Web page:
17:05 – Sarah Evans discusses Media On Twitter, a free, user-generated contact record database of journalists on Twitter which provides Twitter IDs for reporters and bloggers, much as Vocus PRWeb.
18:42 – Sarah Evans on social media PR strategy and social media engagement.
19:45 – Sarah Evans names the companies she thinks are doing a good job leveraging social media for communications.
21:15 – Sarah Evans on where we’re headed and future growth prospects for social media and online social networking.
22:57 – Sarah Evans gives out her Twitter ID and shares the best way to reach her.
24:04 -- End
One of the most interesting alternatives to measuring online influence to surface yet is Traackr, a premium service that reveals reach, resonance and rank in online social spheres. In this exclusive interview, Traackr Founder and CEO Pierre-Loic Assayag, talks about how his service differs from Klout and other online influence scoring services.
Social marketing research and social media analytics have become essential tools for companies seeking to identify issues and correct misperceptions in real time and globally. Reputation management on global scale requires a combination of social media monitoring software (complex Boolean search strings) and well-trained humans to catch nuances in each local community. Online issues management and sentiment analysis may depend on instant analysis of Twitter conversations around keywords, but human common sense is needed to gauge gradations of, for example, sarcasm as companies fashion their responses and engagements.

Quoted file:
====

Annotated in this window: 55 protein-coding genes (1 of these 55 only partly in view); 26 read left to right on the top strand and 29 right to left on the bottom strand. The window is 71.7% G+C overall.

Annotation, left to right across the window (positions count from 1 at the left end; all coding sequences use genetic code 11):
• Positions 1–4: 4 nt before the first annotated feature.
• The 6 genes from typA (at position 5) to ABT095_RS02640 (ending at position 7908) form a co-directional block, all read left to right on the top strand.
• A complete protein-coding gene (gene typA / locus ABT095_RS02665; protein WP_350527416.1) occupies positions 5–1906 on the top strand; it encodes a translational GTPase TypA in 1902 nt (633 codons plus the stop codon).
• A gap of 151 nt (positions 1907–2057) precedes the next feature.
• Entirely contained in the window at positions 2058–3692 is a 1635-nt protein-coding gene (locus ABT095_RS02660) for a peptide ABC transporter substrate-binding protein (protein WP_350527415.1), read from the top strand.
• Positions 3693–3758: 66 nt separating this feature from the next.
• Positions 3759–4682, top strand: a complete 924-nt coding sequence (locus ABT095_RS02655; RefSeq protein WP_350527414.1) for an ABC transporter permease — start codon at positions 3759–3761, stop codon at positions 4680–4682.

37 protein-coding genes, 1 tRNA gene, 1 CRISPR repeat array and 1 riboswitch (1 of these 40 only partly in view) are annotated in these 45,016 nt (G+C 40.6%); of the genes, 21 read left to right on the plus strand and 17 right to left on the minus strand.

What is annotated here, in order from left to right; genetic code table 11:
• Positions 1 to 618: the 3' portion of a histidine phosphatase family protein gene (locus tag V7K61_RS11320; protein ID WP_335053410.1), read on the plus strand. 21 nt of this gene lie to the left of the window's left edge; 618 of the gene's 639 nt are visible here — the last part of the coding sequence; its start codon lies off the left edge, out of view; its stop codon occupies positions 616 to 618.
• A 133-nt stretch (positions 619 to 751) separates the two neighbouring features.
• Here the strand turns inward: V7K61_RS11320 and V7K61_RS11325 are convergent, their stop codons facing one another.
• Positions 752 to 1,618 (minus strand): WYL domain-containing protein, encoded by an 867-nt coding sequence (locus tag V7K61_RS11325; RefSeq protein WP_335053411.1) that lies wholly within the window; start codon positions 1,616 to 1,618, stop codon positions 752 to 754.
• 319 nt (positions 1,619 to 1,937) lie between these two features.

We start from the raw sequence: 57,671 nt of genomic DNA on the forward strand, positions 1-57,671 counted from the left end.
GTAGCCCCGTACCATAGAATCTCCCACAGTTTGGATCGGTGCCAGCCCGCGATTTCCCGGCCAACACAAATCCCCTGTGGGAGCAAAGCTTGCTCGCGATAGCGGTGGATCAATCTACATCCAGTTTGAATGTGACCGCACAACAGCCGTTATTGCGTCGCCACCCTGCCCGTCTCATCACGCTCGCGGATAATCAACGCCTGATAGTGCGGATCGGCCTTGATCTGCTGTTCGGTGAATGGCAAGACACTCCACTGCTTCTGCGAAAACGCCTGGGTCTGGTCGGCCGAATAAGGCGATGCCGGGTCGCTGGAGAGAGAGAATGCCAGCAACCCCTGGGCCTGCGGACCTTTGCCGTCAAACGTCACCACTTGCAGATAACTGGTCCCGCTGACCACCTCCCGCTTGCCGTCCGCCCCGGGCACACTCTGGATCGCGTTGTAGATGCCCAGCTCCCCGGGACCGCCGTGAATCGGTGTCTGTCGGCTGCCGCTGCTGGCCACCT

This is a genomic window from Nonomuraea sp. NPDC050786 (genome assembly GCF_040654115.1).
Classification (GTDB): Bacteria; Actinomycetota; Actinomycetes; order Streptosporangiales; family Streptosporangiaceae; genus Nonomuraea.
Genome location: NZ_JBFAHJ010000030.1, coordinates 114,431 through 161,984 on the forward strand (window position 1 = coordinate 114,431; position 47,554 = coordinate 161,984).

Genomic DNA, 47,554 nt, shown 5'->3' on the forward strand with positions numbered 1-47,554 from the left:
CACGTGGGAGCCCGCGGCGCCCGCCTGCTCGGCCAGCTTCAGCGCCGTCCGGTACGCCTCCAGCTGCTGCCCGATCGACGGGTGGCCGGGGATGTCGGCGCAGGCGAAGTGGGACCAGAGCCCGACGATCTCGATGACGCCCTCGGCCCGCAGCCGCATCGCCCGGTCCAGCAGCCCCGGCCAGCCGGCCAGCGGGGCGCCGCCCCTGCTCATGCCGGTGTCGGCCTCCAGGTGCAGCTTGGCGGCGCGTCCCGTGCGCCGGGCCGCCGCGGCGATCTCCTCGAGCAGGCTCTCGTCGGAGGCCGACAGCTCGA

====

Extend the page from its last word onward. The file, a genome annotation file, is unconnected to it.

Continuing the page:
Social networking research tools represent the latest evolution in the offering of Dow Jones Enterprise Media Group (@DowJonesInsight), a descendant of Factiva media monitoring service, according to Martin Murtland, vice president and managing director of Solutions for Communications Professionals at Dow Jones Enterprise Media. Dow Jones today offers a suite of high-tech, customizable analysis function, including social media monitoring
Issues management is also nothing new for Cindy Droog (@cindydroog), APR, senior public relations specialist in Corporate Communications at Amway (@Amway) a Dow Jones client using its services to field an ongoing reputation study in 19 markets per quarter. Amway, along with other direct sales giants like Avon and Mary Kay, have long battled against misperceptions, including that they are akin to illegal pyramid schemes. What has changed is that Amway now instantly learns of negative conversations in the fifty countries it does business in, and engages with factual arguments in hopes of changing minds in a public forum. They also have learned the value of going beyond reaching out to “influencers” with 1,000 followers in Twitter to engaging those with ten followers, if they think they can win that person over.